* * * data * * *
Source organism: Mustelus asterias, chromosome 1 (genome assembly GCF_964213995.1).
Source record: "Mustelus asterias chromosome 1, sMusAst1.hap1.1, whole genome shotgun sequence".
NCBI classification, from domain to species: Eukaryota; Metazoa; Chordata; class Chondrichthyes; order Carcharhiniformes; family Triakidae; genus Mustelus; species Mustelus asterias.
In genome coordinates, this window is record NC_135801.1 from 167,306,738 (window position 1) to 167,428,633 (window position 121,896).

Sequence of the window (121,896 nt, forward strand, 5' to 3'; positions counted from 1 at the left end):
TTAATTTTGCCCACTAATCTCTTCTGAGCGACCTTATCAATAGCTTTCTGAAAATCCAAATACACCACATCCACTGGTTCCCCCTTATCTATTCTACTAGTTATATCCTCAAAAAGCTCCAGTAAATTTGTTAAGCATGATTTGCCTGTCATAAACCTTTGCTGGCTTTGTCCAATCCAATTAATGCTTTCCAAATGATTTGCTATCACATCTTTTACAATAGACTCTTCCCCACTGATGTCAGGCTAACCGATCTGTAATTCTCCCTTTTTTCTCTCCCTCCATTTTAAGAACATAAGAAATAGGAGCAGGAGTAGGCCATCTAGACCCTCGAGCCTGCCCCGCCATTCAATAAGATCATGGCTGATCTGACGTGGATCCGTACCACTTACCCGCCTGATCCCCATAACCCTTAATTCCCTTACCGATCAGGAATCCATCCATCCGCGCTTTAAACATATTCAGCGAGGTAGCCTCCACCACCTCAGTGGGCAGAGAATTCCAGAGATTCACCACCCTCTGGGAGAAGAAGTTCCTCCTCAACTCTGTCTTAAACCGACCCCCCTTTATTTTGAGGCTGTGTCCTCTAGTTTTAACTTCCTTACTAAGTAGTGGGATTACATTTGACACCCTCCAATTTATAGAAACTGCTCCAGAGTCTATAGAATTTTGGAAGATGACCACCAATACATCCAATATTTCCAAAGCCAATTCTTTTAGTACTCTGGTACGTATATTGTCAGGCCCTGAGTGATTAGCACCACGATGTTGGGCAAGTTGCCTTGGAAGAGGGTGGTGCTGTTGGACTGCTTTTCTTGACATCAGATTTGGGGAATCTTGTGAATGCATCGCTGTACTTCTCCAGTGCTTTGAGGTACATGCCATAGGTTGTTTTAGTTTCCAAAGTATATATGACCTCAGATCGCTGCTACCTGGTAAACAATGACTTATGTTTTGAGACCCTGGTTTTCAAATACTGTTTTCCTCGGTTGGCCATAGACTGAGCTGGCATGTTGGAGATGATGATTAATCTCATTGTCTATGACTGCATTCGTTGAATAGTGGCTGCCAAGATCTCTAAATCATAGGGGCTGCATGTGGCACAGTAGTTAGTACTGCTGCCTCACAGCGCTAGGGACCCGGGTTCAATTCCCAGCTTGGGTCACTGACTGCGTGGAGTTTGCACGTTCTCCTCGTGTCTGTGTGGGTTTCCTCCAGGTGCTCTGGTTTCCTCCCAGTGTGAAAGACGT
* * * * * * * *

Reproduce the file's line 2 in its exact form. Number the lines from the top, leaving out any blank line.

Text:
Source record: "Mustelus asterias chromosome 1, sMusAst1.hap1.1, whole genome shotgun sequence".